7. Lastly, make sure that the client considers the goals important and values them to ensure cooperation.
Step 6: Selecting Nursing Interventions
Nursing interventions are activities or actions that a nurse performs to achieve client goals. Interventions chosen should focus on eliminating or reducing the etiology of the nursing diagnosis. As for risk nursing diagnoses, interventions should focus on reducing the client’s risk factors. In this step, nursing interventions are identified and written during the planning step of the nursing process; however, they are actually performed during the implementation step.
Types of Nursing Interventions
Nursing interventions can be independent, dependent, or collaborative:
Types of nursing interventions in a care plan.
· Independent nursing interventions are activities that nurses are licensed to initiate based on their sound judgement and skills. Includes: ongoing assessment, emotional support, providing comfort, teaching, physical care, and making referrals to other health care professionals.
· Dependent nursing interventions are activities carried out under the physician’s orders or supervision. Includes orders to direct the nurse to provide medications, intravenous therapy, diagnostic tests, treatments, diet, and activity or rest. Assessment and providing explanation while administering medical orders are also part of the dependent nursing interventions.
· Collaborative interventions are actions that the nurse carries out in collaboration with other health team members, such as physicians, social workers, dietitians, and therapists. These actions are developed in consultation with other health care professionals to gain their professional viewpoint.
Nursing interventions should be:
· Safe and appropriate for the client’s age, health, and condition.
· Achievable with the resources and time available.
· Inline with the client’s values, culture, and beliefs.
· Inline with other therapies.
· Based on nursing knowledge and experience or knowledge from relevant sciences.
When writing nursing interventions, follow these tips:
1. Write the date and sign the plan. The date the plan is written is essential for evaluation, review, and future planning. The nurse’s signature demonstrates accountability.
2. Nursing interventions should be specific and clearly stated, beginning with an action verb indicating what the nurse is expected to do. Action verb starts the intervention and must be precise. Qualifiers of how, when, where, time, frequency, and amount provide the content of the planned activity. For example: “Educate parents on how to take temperature and notify of any changes,” or “Assess urine for color, amount, odor, and turbidity.”
3. Use only abbreviations accepted by the institution.
Step 7: Providing Rationale
Rationales, also known as scientific explanation, are the underlying reasons for which the nursing intervention was chosen for the NCP.
Sample nursing interventions and rationale for a care plan (NCP)
Rationales do not appear in regular care plans, they are included to assist nursing students in associating the pathophysiological and psychological principles with the selected nursing intervention.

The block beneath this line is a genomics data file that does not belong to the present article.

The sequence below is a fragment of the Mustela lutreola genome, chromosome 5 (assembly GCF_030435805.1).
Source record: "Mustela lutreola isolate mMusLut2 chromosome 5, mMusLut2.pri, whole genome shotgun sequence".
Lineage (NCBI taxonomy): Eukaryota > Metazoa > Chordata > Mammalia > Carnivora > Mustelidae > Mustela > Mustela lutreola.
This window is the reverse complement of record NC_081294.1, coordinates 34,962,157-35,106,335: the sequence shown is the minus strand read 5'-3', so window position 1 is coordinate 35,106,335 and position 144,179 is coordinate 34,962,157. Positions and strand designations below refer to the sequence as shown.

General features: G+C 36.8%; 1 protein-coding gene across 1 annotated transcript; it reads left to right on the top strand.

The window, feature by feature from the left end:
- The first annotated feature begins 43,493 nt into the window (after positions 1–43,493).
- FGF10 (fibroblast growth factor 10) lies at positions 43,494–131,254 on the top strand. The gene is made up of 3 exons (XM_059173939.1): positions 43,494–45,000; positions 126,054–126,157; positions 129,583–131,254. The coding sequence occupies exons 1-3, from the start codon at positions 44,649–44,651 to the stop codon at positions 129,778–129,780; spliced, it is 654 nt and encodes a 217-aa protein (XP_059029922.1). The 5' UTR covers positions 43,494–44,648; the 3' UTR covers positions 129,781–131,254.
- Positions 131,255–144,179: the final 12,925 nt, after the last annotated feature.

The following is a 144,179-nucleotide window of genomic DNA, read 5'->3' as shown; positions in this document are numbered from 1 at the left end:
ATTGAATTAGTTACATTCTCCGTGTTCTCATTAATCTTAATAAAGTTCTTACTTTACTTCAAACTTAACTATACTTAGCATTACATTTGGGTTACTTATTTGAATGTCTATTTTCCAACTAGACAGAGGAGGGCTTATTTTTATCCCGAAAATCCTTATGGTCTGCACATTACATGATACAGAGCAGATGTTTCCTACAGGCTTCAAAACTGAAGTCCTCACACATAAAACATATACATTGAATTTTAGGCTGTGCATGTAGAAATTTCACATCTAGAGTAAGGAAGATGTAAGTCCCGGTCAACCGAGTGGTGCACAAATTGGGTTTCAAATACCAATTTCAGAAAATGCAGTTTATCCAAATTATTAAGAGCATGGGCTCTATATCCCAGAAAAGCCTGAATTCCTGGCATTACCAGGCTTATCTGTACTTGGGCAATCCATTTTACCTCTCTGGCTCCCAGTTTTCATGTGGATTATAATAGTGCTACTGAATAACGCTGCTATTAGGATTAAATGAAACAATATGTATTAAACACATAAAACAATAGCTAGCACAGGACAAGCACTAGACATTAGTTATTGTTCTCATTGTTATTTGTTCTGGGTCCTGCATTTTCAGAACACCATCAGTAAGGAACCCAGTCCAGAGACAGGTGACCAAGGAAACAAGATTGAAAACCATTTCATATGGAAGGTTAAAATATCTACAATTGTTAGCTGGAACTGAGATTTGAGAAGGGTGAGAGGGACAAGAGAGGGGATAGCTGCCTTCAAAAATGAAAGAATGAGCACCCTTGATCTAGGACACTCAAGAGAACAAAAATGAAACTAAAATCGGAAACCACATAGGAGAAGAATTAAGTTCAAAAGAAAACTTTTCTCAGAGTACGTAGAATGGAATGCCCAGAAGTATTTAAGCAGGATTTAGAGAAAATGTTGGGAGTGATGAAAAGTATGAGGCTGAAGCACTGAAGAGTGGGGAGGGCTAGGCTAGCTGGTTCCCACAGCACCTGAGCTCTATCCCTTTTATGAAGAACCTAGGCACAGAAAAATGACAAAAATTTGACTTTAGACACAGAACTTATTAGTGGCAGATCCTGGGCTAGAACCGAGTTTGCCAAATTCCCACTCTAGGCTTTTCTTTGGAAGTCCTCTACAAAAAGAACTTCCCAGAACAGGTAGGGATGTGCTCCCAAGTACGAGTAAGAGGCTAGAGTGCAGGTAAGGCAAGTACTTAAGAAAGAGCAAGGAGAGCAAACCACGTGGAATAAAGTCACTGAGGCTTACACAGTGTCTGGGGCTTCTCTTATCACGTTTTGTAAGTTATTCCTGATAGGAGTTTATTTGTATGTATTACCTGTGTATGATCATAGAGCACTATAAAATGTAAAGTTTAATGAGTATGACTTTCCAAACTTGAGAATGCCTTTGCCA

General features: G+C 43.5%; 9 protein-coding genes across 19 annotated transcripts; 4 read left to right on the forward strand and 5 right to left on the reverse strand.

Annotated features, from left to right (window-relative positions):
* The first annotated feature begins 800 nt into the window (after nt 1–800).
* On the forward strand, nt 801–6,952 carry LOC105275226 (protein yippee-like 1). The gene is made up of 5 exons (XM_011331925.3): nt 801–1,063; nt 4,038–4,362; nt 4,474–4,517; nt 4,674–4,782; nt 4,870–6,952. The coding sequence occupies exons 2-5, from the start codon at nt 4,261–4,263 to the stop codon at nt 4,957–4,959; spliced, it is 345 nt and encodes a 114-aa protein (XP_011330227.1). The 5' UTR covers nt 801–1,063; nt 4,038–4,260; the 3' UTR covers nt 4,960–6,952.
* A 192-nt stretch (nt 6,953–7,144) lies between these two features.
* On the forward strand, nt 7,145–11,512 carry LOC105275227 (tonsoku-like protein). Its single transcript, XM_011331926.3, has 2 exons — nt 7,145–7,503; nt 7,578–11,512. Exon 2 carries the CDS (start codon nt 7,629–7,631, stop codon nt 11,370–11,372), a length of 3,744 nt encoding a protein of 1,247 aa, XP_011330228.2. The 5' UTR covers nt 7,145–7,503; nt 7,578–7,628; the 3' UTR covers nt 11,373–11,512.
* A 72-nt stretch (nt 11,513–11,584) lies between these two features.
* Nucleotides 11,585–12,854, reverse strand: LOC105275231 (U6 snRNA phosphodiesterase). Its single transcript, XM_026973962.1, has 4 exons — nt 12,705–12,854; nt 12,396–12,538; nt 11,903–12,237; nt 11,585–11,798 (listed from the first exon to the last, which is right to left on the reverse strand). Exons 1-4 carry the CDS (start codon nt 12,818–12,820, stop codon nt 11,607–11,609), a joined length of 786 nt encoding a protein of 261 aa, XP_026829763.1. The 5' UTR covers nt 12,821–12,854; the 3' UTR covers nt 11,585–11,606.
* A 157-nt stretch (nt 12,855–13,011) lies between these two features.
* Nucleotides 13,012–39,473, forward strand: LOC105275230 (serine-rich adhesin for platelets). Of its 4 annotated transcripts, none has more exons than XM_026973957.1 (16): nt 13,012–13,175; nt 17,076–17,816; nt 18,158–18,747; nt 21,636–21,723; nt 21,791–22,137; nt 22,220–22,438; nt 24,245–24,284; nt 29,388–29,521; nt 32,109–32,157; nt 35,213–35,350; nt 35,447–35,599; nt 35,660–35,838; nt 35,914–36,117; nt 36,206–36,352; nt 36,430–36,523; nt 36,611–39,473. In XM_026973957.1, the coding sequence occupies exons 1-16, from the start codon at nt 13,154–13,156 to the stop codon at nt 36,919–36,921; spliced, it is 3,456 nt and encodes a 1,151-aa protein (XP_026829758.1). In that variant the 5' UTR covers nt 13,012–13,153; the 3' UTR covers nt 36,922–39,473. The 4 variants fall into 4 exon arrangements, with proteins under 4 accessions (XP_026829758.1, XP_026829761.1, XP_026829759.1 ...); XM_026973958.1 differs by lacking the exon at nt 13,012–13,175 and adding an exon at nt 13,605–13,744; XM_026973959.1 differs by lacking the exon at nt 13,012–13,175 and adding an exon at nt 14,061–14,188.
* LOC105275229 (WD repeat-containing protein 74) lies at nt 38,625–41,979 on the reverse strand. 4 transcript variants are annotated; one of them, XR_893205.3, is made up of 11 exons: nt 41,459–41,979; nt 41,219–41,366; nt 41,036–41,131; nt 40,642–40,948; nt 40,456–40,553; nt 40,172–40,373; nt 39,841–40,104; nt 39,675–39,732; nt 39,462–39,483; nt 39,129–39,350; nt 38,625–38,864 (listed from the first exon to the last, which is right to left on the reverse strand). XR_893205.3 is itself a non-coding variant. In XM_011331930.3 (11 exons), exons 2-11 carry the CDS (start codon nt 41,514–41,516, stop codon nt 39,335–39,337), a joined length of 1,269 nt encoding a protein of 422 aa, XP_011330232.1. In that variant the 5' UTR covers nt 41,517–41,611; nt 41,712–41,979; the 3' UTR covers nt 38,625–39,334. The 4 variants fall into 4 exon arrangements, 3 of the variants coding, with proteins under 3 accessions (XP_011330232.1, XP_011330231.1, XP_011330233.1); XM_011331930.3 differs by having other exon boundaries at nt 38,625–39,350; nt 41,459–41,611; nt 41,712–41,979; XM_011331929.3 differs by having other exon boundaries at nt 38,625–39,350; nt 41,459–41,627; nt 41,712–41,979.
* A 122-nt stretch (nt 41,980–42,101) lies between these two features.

Step 8: Evaluation
Evaluating is a planned, ongoing, purposeful activity in which the client’s progress towards the achievement of goals or desired outcomes, and the effectiveness of the nursing care plan (NCP). Evaluation is an important aspect of the nursing process because conclusions drawn from this step determine whether the nursing intervention should be terminated, continued, or changed.
Step 9: Putting it on Paper
The client’s NCP is documented according to hospital policy and becomes part of the client’s permanent medical record which may be reviewed by the oncoming nurse. Different nursing programs have different care plan formats, most are designed so that the student systematically proceeds through the interrelated steps of the nursing process, and many use a five-column format.
Nursing Care Plan List
In this section, we list down the sample nursing care plans (NCP) and NANDA nursing diagnoses for various disease and health conditions. They are segmented in categories:
Basic Nursing and General Care Plans
Miscellaneous nursing care plans examples that don’t fit other categories:
Surgery and Perioperative Care Plans
Care plans that involve surgical intervention.
Maternal and Newborn Care Plans
Nursing care plans (NCP) related to the care of the pregnant mother and her infant. See care plans for maternity and obstetric nursing:
Pediatric Nursing Care Plans
Nursing care plans (NCP) for pediatric conditions and diseases:
Cardiac Care Plans
Nursing care plans about the different diseases of the cardiovascular system:
Endocrine and Metabolic Care Plans
Nursing care plans (NCP) related to the endocrine system and metabolism:
· – Calcium (Ca) Imbalances: Hypercalcemia and Hypocalcemia
Care plans (NCP) covering the disorders of the gastrointestinal and digestive system:
Care plans related to the reproductive and urinary system disorders:
Hematologic and Lymphatic
Care plans related to the hematologic and lymphatic system:
NCPs for communicable and infectious diseases:
All about disorders and conditions affecting the integumentary system:
Mental Health and Psychiatric
Care plans for mental health and psychiatric nursing:
Nursing care plans (NCP) for related to nervous system disorders:
Care plans related to the musculoskeletal system:
Care plans relating to eye disorders:
Care plans for respiratory system disorders:
References and Sources
Recommended reading materials and sources for this NCP guide:
Vera, M. (2020). Nursing Care Plans: Ultimate guide and database. Retrieved from
Björvell, C., Thorell-Ekstrand, I., & Wredling, R. (2000). Development of an audit instrument for nursing
care plans in the patient record. BMJ Quality & Safety, 9(1), 6-13. [ Link ]
Carpenito-Moyet, L. J. (2009). Nursing care plans & documentation: nursing diagnoses and collaborative
problems. Lippincott Williams & Wilkins.
Gulanick, M., & Myers, J. L. (2016). Nursing Care Plans: Diagnoses, Interventions, and Outcomes .
Elsevier Health Sciences. [ Link ]